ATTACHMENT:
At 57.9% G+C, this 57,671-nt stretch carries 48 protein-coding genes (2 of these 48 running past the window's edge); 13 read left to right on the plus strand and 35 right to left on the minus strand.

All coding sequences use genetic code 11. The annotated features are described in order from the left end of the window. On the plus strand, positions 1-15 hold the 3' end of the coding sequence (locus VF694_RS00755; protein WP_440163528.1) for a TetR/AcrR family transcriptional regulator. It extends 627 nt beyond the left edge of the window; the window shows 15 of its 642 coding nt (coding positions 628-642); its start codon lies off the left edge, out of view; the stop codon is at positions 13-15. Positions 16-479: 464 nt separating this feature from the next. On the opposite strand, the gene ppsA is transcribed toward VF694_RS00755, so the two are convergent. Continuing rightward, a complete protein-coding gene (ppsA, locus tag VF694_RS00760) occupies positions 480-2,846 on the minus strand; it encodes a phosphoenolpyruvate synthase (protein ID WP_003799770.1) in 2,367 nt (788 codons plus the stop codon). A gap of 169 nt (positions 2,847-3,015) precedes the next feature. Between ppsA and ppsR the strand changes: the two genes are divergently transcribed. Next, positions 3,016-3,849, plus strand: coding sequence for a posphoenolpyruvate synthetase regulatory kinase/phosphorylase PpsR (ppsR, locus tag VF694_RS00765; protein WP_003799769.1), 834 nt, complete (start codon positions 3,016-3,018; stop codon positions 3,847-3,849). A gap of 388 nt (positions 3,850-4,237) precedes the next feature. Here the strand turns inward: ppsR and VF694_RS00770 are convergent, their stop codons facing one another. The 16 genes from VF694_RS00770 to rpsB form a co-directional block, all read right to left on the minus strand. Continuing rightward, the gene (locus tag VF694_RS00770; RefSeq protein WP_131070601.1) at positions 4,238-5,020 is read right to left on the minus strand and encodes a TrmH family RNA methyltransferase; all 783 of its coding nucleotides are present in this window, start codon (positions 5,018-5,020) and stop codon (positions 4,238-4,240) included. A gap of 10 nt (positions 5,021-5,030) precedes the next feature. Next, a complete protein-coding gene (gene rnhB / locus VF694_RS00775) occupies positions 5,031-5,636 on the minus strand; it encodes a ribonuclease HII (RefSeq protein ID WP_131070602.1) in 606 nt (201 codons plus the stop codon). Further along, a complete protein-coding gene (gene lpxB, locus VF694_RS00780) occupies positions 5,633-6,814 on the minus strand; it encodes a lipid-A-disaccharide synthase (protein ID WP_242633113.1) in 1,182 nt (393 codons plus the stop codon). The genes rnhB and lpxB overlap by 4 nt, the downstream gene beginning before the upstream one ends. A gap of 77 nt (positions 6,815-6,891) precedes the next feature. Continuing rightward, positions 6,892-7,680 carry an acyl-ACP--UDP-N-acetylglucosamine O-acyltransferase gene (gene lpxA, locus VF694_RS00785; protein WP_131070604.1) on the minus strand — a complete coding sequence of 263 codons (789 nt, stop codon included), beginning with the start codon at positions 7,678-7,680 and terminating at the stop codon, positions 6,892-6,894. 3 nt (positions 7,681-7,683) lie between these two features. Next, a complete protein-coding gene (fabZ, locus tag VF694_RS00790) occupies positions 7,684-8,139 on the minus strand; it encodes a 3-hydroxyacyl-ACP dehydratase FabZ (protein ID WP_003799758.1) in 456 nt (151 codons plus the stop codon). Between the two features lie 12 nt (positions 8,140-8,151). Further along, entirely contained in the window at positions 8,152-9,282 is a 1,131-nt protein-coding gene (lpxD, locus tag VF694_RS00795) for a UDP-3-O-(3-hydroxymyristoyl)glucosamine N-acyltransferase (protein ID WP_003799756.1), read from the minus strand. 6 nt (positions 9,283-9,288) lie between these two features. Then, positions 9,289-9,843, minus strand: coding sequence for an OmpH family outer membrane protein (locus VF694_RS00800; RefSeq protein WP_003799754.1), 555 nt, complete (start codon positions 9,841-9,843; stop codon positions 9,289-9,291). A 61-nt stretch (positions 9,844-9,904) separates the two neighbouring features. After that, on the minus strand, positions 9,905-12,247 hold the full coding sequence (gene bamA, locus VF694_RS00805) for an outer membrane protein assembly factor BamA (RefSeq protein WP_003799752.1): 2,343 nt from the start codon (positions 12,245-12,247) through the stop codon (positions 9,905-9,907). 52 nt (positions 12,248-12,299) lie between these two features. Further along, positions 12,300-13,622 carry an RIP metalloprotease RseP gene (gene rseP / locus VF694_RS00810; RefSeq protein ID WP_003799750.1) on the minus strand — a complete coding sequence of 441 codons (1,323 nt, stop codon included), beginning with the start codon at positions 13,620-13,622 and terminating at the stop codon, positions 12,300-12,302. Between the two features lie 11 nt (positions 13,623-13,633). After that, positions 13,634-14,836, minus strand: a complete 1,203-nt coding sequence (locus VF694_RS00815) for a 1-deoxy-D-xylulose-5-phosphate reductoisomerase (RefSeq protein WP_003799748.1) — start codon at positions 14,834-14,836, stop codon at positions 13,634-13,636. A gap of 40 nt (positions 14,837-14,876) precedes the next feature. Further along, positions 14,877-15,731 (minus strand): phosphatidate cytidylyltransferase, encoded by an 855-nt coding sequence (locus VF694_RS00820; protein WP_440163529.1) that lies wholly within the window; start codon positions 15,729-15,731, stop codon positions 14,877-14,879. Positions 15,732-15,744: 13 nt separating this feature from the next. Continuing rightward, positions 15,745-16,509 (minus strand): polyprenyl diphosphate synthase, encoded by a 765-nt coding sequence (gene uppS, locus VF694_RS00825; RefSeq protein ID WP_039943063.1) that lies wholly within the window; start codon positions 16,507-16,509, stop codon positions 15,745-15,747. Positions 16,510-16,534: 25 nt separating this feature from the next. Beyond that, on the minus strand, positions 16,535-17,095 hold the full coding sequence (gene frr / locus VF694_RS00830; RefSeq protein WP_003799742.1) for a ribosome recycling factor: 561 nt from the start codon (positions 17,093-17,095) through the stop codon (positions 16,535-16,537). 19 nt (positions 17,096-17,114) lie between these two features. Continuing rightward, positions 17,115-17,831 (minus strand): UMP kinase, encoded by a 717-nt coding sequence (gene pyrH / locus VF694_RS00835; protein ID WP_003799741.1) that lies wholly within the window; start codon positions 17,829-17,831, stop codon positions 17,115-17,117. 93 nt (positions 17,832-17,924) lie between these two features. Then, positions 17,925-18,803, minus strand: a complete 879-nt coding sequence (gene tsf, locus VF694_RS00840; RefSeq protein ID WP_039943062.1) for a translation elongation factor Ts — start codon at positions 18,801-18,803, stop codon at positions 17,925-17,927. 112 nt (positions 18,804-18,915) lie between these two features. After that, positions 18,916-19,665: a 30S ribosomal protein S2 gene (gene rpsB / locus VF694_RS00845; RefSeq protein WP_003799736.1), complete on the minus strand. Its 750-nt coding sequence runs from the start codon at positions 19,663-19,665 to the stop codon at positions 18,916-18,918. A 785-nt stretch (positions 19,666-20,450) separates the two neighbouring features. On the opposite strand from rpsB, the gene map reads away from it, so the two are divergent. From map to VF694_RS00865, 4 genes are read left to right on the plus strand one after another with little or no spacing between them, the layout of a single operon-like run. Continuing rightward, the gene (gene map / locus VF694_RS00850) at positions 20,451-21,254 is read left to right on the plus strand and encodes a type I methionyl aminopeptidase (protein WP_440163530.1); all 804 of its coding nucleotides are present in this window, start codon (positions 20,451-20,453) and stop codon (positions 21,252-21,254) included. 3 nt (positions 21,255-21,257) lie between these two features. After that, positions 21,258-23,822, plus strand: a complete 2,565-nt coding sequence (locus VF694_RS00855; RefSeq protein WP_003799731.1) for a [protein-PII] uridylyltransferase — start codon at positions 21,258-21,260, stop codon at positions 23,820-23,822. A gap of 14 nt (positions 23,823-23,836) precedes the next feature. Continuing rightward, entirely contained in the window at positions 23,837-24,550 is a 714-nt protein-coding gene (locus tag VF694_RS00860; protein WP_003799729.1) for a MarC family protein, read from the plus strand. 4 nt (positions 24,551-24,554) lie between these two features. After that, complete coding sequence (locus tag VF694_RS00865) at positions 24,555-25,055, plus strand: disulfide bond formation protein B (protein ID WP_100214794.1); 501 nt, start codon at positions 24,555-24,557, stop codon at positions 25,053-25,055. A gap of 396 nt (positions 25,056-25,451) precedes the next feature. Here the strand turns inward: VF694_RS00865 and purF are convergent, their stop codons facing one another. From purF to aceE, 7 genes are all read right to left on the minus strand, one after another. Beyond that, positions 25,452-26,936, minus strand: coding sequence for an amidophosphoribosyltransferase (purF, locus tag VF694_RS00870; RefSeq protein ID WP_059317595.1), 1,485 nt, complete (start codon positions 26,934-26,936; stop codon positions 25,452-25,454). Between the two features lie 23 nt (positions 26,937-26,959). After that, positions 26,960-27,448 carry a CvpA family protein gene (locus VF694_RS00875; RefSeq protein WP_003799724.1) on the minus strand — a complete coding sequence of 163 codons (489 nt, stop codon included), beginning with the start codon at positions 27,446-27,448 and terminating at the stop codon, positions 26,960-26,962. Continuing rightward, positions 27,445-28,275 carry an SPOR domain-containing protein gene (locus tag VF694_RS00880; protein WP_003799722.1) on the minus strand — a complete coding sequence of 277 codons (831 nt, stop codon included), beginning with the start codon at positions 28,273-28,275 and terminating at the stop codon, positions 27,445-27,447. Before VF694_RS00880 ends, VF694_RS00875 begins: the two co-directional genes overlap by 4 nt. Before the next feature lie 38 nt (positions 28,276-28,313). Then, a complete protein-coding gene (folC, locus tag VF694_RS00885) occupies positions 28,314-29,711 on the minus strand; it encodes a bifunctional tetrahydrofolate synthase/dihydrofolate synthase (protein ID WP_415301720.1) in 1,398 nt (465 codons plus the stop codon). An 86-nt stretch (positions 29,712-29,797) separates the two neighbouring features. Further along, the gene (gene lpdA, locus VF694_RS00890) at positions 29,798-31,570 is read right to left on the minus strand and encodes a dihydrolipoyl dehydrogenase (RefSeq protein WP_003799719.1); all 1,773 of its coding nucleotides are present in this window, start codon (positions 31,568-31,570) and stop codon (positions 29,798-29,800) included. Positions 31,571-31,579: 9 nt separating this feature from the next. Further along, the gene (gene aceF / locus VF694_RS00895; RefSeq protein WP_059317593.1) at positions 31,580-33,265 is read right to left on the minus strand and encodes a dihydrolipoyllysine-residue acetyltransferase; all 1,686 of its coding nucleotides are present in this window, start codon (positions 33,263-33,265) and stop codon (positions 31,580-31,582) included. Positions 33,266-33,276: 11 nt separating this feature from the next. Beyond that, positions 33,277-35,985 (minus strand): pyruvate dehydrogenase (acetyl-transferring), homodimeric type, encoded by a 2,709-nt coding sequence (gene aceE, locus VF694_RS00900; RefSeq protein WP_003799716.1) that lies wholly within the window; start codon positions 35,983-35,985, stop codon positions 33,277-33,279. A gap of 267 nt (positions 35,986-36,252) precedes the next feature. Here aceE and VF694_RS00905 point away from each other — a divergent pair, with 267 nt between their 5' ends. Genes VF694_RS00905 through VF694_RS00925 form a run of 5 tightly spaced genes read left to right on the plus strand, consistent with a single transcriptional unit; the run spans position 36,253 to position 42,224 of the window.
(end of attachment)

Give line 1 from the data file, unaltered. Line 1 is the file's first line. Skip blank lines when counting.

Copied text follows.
At 57.9% G+C, this 57,671-nt stretch carries 48 protein-coding genes (2 of these 48 running past the window's edge); 13 read left to right on the plus strand and 35 right to left on the minus strand.